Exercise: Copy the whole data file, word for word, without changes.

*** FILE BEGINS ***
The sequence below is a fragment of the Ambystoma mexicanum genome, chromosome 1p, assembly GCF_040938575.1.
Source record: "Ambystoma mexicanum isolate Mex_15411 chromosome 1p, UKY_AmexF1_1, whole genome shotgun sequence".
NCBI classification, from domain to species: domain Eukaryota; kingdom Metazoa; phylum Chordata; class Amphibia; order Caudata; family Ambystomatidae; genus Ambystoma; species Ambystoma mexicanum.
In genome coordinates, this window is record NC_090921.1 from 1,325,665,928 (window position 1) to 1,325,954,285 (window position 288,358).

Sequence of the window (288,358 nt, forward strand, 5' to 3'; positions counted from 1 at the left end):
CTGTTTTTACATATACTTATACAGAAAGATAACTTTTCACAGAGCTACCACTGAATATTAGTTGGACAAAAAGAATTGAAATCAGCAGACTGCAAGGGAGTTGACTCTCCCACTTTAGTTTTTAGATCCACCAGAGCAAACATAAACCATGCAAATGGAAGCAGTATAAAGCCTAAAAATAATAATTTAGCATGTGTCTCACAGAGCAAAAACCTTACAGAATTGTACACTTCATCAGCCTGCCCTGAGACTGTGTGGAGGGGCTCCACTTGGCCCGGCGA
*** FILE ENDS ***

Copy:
The sequence below is a fragment of the Ambystoma mexicanum genome, chromosome 1p, assembly GCF_040938575.1.
Source record: "Ambystoma mexicanum isolate Mex_15411 chromosome 1p, UKY_AmexF1_1, whole genome shotgun sequence".
NCBI classification, from domain to species: domain Eukaryota; kingdom Metazoa; phylum Chordata; class Amphibia; order Caudata; family Ambystomatidae; genus Ambystoma; species Ambystoma mexicanum.
In genome coordinates, this window is record NC_090921.1 from 1,325,665,928 (window position 1) to 1,325,954,285 (window position 288,358).

Sequence of the window (288,358 nt, forward strand, 5' to 3'; positions counted from 1 at the left end):
CTGTTTTTACATATACTTATACAGAAAGATAACTTTTCACAGAGCTACCACTGAATATTAGTTGGACAAAAAGAATTGAAATCAGCAGACTGCAAGGGAGTTGACTCTCCCACTTTAGTTTTTAGATCCACCAGAGCAAACATAAACCATGCAAATGGAAGCAGTATAAAGCCTAAAAATAATAATTTAGCATGTGTCTCACAGAGCAAAAACCTTACAGAATTGTACACTTCATCAGCCTGCCCTGAGACTGTGTGGAGGGGCTCCACTTGGCCCGGCGA